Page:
Most of Trocchi’s novels were published by Olympia Press, but many were originally published under pen names such as Frances Lengel and Carmencita de las Lunas. For example, the name Frances Lengel was used for several pornographic books including Helen and Desire (1954) and Carnal Days of Helen Seferis (1954).

Trocchi’s other novels include:

  • White Thighs (1955)
  • School for Wives (1955)
  • Thongs (1955)
  • Young Adam (1955)
  • My Life and Loves: Fifth Volume (1954)
  • Sappho of Lesbos (1960)
  • School for Sin (1960)
  • Cain’s Book (1960)

He also published a collection of poetry entitled Man at Leisure (1972).

John Ross (1938-2011), author of several books and a long-time resident of Mexico City, describes in Murdered by Capitalism : A Memoir of 150 Years of Life and Death on the American Left (Nation Books, 2004) how on one occasion (date unclear) he left Mexico City and met Alex Trocchi in Ajijic:

The road I was on took me west from Guadalajara out to Lake Chapala where Lawrence had set The Plumed Serpent. I kept staring at the dark surface, waiting for Quetzalcoatl to suddenly surge up from Chapala’s turgid, ancient depths.

Alex Trocchi, Scotland’s most accomplished junkie decades before Trainspotting, and a fellow barge captain whose Cain’s Book was one of Barney Rosset’s first titles at Evergreen, was hiding out in Ajijic. I bunked with Ned Polsky whose quibblings with Norman Mailer and his “White Negro” thesis were well-published on the Left. But heroin is a lethargic drug and weighty words did not spark much adventure. Ajijic, packed with dissipated gringos, seemed to me a kind of leper colony and I soon bid it adios and grabbed the puddle-jumper down to Puerto Vallarta, still a coastal backwater before Burton & Taylor filmed Night of the Iguana there, and caught a sail canoe out to the legendary Beatnik colony near the south cape of the bay at Yelapa.”

(Editor’s note: Richard Burton was in The Night of the Iguana (1964), but Elizabeth Taylor was not.)

Sombrero Books welcomes comments, corrections or additional material related to any of the writers and artists featured in our series of mini-bios. Please use the comments feature at the bottom of individual posts, or email us.

Nov 102014
 

Bruce Douglas was the pen-name of Theodore Wayland Douglas, who was born in Indianapolis 29 May 1897 and died in Mexico in about 1961.

Bruce Douglas is reported to have been a recent visitor to Ajijic in Neill James‘ article about life in Ajijic published in 1945, so we can safely assume he visited in 1944 or very early in 1945. It is unknown if Douglas returned later to the Lake Chapala region, though he  resided full-time in Mexico City from at least as early as 1943 until his death.

douglas-bruce-cover-2Douglas served in the U.S. Navy during the first world war. Shortly after the war, he was awarded his bachelor’s degree from Miami University, Oxford, Ohio, in 1918. In 1922, he received his Masters degree in English from the University of Illinois. He worked as a reporter on the Indianapolis Star 1919-20.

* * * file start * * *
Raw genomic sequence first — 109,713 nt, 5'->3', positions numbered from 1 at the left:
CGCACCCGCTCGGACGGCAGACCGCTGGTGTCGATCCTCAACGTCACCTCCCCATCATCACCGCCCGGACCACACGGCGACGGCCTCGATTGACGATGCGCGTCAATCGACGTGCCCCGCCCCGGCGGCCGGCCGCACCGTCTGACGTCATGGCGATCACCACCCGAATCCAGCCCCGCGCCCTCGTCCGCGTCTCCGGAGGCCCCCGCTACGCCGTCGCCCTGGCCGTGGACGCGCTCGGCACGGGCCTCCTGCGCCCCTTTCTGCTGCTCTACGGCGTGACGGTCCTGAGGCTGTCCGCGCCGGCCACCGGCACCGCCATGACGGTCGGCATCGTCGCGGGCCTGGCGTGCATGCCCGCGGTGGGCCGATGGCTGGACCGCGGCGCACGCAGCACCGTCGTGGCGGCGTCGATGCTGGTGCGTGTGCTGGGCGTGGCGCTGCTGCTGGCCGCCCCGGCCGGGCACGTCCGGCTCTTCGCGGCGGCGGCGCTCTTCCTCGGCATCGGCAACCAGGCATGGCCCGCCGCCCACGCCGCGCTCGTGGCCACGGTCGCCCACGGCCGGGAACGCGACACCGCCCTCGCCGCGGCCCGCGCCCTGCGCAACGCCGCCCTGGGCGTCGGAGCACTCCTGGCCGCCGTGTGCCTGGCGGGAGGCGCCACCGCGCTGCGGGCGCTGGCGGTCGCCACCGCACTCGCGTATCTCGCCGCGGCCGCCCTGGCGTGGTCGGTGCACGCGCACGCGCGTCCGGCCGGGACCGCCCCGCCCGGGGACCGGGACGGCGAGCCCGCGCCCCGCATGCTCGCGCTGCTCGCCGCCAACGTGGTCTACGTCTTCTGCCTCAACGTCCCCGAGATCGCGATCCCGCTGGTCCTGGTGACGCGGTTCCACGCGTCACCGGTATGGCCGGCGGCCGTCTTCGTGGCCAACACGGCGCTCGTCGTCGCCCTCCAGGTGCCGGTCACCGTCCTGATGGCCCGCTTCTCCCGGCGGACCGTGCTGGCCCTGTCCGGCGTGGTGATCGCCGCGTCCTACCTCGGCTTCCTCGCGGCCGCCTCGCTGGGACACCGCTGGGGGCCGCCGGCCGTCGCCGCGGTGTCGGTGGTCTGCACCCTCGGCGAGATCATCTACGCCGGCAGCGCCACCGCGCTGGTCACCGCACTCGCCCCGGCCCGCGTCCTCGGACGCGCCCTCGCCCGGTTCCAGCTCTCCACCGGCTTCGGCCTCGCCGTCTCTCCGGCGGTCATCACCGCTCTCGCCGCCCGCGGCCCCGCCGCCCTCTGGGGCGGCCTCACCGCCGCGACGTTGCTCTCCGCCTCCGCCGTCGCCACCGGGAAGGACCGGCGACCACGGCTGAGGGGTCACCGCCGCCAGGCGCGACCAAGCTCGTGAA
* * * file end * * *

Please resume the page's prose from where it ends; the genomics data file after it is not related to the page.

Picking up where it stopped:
Douglas began his writing career after many years teaching in universities. From 1920 to 1932, he undertook postgraduate work while also teaching English at a series of universities, including Indiana University, the University of Illinois, the University of Chicago, and the University of Oregon. He also taught at the University of Texas and the State College of Washington.

Douglas married twice. His first marriage was in 1922 to Lucretia Lowe in Champaign, Illinois. His second marriage, in about 1929, was to a Mexican girl, Lee Patricia Bohan, born in 1906. The couple had one son. It appears likely that Bohan was a student, or university colleague of Douglas. She gained a B.A. in French from the Southern Methodist University in Texas in 1927, and then presented her Master’s Thesis the following year at the University of Chicago. (Her thesis was entitled: “Fielding’s Portrayal of the Country Squire (Henry Fielding)”. Bohan died in California in 1984.

Douglas was a prolific writer of short stories during the 1930s and 1940s. His first success in getting stories published was in May 1930 when Ace-High Magazine accepted “The Ghost of Oro Gulch”. That same year, he also saw at least three other short stories in print: “Code of the Range” in Western Rangers, “The Cowpoke from Coyote” in Western Trails and “For Love of a Bandit” in Ranch Romances.

After 1932, Douglas dedicated himself full-time to his fiction writing. Between 1930 and 1954, he had more than sixty short stories and several short novels published in the U.S., Canada and U.K.

His books include Border Range (1942) and The Strong Shall Hold (1943), in which “Wes Marshall fights for his father’s spread” (both western novels) as well as a thriller Tropical maze, published in the U.K. in 1948.

In 1934, one of his stories, “Holdup at Dry Wells” appeared in the same issue of Cowboy stories (vol. 26, no. 3) as “Off the westbound freight”, by John Mersereau, another author associated with Ajijic.

Main Source:

  • Ronald Hilton (ed) Who’s Who In Latin America: Part I Mexico (1946)
Nov 032014